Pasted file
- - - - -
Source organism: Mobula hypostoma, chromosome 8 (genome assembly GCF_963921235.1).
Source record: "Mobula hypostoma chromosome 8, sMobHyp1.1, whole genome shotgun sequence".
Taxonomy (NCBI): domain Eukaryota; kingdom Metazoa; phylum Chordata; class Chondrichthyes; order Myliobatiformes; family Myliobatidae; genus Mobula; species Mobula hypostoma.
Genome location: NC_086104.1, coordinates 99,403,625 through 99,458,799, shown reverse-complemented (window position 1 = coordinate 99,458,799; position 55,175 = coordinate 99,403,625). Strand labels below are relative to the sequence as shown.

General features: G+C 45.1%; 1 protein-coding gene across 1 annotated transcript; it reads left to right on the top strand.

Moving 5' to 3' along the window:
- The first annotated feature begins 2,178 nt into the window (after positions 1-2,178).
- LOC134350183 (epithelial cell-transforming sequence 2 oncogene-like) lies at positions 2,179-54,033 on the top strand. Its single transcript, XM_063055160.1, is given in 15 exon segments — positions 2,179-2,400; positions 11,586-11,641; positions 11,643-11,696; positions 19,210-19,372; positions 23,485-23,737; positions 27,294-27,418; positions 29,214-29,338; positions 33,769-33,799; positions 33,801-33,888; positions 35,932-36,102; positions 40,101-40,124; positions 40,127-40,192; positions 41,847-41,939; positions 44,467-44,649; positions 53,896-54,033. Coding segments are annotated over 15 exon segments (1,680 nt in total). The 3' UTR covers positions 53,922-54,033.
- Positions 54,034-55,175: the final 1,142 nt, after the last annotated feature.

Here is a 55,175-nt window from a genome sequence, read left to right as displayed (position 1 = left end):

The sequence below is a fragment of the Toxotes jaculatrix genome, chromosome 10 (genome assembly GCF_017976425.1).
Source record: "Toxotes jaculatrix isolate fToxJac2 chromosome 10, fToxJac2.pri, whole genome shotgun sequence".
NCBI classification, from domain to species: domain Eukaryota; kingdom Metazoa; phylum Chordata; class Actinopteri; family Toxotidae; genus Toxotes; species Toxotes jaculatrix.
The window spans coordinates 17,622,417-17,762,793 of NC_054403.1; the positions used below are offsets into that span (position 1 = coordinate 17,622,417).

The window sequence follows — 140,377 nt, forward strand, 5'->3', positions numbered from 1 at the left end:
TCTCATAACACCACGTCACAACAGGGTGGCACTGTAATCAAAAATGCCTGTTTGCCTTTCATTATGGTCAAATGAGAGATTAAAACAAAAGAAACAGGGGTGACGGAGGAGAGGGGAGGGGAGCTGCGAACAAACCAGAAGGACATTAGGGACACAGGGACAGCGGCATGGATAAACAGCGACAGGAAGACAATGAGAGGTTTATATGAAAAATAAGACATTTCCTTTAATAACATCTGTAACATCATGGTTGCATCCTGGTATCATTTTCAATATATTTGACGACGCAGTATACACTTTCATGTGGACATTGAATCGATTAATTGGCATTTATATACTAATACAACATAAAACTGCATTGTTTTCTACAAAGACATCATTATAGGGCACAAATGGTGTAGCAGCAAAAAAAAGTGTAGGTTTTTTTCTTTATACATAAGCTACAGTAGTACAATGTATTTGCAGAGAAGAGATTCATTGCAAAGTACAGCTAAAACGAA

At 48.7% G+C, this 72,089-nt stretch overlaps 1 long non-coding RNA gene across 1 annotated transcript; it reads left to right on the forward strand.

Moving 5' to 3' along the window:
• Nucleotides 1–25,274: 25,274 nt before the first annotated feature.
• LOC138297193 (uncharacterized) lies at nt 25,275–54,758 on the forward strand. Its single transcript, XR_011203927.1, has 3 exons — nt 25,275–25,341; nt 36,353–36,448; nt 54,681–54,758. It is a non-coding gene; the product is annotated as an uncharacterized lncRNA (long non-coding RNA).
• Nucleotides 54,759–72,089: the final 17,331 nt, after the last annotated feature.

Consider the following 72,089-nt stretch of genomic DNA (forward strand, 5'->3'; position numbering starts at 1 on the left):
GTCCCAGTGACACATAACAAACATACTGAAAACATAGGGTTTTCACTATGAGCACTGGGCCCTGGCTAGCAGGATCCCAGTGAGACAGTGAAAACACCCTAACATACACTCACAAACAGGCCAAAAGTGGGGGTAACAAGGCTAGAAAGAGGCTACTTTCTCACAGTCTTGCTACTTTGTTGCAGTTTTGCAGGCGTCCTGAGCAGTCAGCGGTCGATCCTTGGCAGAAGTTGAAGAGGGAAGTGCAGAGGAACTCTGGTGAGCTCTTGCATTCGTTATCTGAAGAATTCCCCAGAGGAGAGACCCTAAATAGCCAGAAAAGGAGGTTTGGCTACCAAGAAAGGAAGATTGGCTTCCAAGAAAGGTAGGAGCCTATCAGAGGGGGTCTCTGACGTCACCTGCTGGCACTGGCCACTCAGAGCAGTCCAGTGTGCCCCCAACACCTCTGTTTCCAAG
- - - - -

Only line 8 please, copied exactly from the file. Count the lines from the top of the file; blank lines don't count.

- LOC134350183 (epithelial cell-transforming sequence 2 oncogene-like) lies at positions 2,179-54,033 on the top strand. Its single transcript, XM_063055160.1, is given in 15 exon segments — positions 2,179-2,400; positions 11,586-11,641; positions 11,643-11,696; positions 19,210-19,372; positions 23,485-23,737; positions 27,294-27,418; positions 29,214-29,338; positions 33,769-33,799; positions 33,801-33,888; positions 35,932-36,102; positions 40,101-40,124; positions 40,127-40,192; positions 41,847-41,939; positions 44,467-44,649; positions 53,896-54,033. Coding segments are annotated over 15 exon segments (1,680 nt in total). The 3' UTR covers positions 53,922-54,033.